Bo-jiun Jing


Over the past three decades, Taiwan has seen continued and expanded engagement with Southeast Asia. In the late 1980s and the early 1990s, under LEE Teng-hui’s presidency, the Republic of China (hereafter, R.O.C. or Taiwan) started to pursue a set of “Go South” policy initiatives to deepen its ties with the member countries of the Association of Southeast Asian Nations (ASEAN), aimed at securing the island’s political and economic interests in the region.

This monograph attempts to analyze Taiwan-ASEAN relations from a variety of perspectives: political development, economic cooperation, and cultural engagement, as well as the related dynamics with mainland China. The main argument contends that, on the political and economic fronts, there are two major determinants in calculating the effectiveness of Taiwan’s engagement with Southeast Asian countries. The first factor is Taiwan’s economic influence vis-à-vis mainland China. In the early 1990s, the significant Taiwanese investment and trade presence in Southeast Asia provided leverage and opportunities that Taiwan needed to enhance political ties with ASEAN countries. However, after the Asian financial crisis in the late 1990s, Taiwan’s relative economic prowess in Southeast Asia steadily declined while mainland China started to actively bolster its trade and investment ties with the region.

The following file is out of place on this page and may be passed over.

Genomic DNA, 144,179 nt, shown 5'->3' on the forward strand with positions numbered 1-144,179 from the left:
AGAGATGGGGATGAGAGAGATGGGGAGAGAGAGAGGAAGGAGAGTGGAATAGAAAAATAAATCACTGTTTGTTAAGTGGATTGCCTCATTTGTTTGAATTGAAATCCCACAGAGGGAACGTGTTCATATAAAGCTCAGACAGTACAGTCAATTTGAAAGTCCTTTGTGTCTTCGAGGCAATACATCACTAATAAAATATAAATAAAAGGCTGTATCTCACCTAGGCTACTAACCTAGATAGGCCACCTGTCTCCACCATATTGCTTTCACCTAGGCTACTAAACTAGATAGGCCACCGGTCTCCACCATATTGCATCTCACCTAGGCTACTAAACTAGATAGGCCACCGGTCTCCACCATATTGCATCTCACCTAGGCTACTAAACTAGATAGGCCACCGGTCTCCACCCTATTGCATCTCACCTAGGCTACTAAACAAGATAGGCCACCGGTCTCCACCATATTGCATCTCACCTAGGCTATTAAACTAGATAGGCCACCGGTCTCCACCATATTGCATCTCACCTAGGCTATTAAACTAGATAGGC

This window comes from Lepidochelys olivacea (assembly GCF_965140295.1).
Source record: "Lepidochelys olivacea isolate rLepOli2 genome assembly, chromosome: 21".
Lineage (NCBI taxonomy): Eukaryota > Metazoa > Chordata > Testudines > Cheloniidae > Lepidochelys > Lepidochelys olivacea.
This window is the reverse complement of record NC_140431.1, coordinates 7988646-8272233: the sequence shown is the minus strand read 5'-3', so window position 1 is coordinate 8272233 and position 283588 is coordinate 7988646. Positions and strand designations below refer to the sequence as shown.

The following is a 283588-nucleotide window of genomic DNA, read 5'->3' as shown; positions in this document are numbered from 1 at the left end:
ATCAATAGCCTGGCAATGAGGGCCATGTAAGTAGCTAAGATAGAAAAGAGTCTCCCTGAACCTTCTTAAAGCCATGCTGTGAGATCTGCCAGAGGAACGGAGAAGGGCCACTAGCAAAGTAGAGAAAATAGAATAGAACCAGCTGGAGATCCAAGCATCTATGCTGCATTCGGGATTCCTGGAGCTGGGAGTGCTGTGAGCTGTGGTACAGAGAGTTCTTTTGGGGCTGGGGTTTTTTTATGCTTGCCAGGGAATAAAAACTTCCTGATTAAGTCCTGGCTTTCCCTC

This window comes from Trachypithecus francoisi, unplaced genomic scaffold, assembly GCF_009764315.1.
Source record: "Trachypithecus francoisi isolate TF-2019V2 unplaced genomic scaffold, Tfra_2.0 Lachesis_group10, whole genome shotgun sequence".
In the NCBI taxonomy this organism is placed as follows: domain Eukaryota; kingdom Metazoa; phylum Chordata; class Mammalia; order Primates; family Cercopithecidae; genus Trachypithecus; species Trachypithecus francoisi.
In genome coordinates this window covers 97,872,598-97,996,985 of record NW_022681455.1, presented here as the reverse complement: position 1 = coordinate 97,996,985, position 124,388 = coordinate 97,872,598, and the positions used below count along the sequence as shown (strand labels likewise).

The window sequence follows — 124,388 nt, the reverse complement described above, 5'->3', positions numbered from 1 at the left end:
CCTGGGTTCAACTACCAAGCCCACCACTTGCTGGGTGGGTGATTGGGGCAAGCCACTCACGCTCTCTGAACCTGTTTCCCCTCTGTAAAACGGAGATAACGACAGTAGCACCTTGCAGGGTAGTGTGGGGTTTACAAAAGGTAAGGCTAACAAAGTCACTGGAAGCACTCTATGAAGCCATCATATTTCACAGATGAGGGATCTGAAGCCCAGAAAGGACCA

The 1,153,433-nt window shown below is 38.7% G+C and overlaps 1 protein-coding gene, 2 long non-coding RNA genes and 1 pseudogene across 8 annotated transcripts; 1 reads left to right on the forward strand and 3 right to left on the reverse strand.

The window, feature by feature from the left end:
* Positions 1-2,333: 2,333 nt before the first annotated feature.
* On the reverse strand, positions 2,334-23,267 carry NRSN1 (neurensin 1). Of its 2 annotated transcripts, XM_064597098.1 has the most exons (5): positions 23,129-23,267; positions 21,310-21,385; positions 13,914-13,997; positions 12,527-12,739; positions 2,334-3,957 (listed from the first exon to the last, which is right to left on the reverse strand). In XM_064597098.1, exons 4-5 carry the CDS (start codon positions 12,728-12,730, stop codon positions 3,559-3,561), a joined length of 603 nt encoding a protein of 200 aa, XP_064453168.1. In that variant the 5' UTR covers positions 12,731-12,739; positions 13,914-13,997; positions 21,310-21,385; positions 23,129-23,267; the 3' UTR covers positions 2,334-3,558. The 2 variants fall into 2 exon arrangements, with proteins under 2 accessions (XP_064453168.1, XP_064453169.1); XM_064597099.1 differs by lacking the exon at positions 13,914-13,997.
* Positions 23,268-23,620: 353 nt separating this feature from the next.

The second factor is the overall status of cross-Taiwan Strait relations (hereafter, cross-Strait relations). Cross-Strait peace and stability arguably create more space for Taiwan to engage Southeast Asian countries. When the Taiwan Strait was relatively stable during the first half of President Lee’s tenure between 1988 and 1994, Taiwan augmented political relations with Southeast Asian countries. When President MA Ying-jeou promoted cross-Strait peace between 2008 and 2016, Taiwan also made remarkable strides in improving relations with ASEAN countries and strengthening people-to-people connectivity with the region. In contrast, Taiwan encountered more obstacles to “Go South” when cross-Strait relations deteriorated from 1995 to 2000 under Lee’s presidency and from 2000 to 2008 under CHEN Shui-bian’s.

On the cultural and people-to-people fronts, this monograph argues that Taiwan holds copious amounts of soft power assets through its academic exchanges and developmental assistance programs. Consequently, Taiwan can wield greater soft power in Southeast Asia if it continues to mobilize these resources and expand existing initiatives. Measures, such as further strengthening higher education and tourism ties with ASEAN countries and proactively offering technical assistance and humanitarian aid to the region, can help Taiwan increase its image abroad and in turn promote the island’s interests in Southeast Asia.